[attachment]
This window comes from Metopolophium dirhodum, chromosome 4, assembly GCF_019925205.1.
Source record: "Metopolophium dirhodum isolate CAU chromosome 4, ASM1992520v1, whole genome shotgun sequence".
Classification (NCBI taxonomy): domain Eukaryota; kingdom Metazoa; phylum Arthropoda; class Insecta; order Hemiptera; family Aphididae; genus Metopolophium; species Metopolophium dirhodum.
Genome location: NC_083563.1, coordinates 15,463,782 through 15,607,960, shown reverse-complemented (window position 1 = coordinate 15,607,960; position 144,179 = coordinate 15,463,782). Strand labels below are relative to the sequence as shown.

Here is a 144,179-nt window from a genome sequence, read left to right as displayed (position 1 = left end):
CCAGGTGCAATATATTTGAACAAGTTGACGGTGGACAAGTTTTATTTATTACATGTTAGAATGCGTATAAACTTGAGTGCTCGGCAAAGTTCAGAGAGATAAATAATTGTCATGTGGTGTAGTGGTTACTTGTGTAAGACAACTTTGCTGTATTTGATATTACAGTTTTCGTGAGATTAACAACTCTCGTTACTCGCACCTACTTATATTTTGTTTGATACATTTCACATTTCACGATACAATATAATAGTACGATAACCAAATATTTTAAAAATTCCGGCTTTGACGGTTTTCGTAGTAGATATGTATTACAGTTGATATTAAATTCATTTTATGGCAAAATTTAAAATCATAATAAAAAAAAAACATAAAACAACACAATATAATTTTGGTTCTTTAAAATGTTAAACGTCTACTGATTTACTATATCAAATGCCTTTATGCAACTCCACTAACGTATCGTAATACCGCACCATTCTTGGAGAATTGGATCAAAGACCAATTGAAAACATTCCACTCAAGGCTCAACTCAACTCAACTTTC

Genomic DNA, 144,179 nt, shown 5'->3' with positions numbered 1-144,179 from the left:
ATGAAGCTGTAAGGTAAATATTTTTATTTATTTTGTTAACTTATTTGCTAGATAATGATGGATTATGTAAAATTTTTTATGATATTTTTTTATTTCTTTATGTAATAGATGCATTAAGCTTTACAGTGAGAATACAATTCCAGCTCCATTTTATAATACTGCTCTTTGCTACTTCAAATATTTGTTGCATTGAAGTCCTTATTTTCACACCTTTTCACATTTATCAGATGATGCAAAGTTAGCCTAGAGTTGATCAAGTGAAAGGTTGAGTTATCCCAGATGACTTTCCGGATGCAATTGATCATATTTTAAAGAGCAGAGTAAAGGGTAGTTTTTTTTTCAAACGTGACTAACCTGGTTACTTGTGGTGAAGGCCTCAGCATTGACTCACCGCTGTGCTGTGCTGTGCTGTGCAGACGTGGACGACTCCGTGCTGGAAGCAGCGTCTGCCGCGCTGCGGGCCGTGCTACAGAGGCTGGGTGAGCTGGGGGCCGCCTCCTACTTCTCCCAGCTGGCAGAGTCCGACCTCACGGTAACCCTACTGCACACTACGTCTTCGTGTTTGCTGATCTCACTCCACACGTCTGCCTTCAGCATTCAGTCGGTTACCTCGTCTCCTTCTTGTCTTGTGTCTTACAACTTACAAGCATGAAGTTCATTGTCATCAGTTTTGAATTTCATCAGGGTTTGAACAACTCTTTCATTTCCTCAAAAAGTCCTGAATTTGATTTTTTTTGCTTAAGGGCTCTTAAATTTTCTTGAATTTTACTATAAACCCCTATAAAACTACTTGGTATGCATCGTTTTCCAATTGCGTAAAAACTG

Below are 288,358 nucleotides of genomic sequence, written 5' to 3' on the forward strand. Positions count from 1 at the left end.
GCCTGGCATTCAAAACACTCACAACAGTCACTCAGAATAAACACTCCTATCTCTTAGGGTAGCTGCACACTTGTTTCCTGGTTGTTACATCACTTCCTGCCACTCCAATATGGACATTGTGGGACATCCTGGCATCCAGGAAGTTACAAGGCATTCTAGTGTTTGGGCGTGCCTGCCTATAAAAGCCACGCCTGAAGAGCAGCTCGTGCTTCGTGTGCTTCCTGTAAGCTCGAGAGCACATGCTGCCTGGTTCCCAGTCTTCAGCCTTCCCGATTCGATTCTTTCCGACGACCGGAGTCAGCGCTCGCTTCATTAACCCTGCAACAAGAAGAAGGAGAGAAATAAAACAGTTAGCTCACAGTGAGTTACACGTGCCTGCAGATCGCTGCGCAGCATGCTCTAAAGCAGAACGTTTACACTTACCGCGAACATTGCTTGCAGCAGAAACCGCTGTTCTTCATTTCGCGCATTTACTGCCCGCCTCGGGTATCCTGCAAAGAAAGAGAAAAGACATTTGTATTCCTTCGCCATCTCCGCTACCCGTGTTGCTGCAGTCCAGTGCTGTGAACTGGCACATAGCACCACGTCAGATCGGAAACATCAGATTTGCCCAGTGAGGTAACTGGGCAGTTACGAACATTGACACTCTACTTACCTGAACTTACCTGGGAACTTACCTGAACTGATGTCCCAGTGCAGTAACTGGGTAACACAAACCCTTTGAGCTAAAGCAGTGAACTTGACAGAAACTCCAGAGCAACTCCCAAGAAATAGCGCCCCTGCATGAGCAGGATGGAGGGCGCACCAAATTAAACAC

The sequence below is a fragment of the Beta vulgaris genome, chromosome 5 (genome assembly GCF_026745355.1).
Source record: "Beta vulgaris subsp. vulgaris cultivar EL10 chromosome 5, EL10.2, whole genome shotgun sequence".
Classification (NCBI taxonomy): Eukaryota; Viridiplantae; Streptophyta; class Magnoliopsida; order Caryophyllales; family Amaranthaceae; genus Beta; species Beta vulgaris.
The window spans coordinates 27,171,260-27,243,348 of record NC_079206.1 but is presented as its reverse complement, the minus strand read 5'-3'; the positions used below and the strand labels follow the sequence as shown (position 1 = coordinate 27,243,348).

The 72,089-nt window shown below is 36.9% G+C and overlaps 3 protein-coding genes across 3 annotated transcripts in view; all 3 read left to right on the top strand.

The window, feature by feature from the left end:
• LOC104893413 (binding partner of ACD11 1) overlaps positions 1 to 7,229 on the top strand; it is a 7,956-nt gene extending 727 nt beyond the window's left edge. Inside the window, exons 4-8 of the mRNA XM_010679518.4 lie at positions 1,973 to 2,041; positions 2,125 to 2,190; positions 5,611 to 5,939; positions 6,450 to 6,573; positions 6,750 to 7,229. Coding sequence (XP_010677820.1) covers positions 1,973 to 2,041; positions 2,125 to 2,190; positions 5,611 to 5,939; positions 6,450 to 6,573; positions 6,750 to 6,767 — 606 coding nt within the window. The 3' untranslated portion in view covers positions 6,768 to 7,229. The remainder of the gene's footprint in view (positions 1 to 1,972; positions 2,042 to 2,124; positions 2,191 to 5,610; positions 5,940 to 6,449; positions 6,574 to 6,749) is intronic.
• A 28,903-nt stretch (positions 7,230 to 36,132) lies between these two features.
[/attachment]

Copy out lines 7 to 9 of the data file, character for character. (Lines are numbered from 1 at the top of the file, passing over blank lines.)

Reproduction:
Genomic DNA, 144,179 nt, shown 5'->3' with positions numbered 1-144,179 from the left:
ATGAAGCTGTAAGGTAAATATTTTTATTTATTTTGTTAACTTATTTGCTAGATAATGATGGATTATGTAAAATTTTTTATGATATTTTTTTATTTCTTTATGTAATAGATGCATTAAGCTTTACAGTGAGAATACAATTCCAGCTCCATTTTATAATACTGCTCTTTGCTACTTCAAATATTTGTTGCATTGAAGTCCTTATTTTCACACCTTTTCACATTTATCAGATGATGCAAAGTTAGCCTAGAGTTGATCAAGTGAAAGGTTGAGTTATCCCAGATGACTTTCCGGATGCAATTGATCATATTTTAAAGAGCAGAGTAAAGGGTAGTTTTTTTTTCAAACGTGACTAACCTGGTTACTTGTGGTGAAGGCCTCAGCATTGACTCACCGCTGTGCTGTGCTGTGCTGTGCAGACGTGGACGACTCCGTGCTGGAAGCAGCGTCTGCCGCGCTGCGGGCCGTGCTACAGAGGCTGGGTGAGCTGGGGGCCGCCTCCTACTTCTCCCAGCTGGCAGAGTCCGACCTCACGGTAACCCTACTGCACACTACGTCTTCGTGTTTGCTGATCTCACTCCACACGTCTGCCTTCAGCATTCAGTCGGTTACCTCGTCTCCTTCTTGTCTTGTGTCTTACAACTTACAAGCATGAAGTTCATTGTCATCAGTTTTGAATTTCATCAGGGTTTGAACAACTCTTTCATTTCCTCAAAAAGTCCTGAATTTGATTTTTTTTGCTTAAGGGCTCTTAAATTTTCTTGAATTTTACTATAAACCCCTATAAAACTACTTGGTATGCATCGTTTTCCAATTGCGTAAAAACTG

Below are 288,358 nucleotides of genomic sequence, written 5' to 3' on the forward strand. Positions count from 1 at the left end.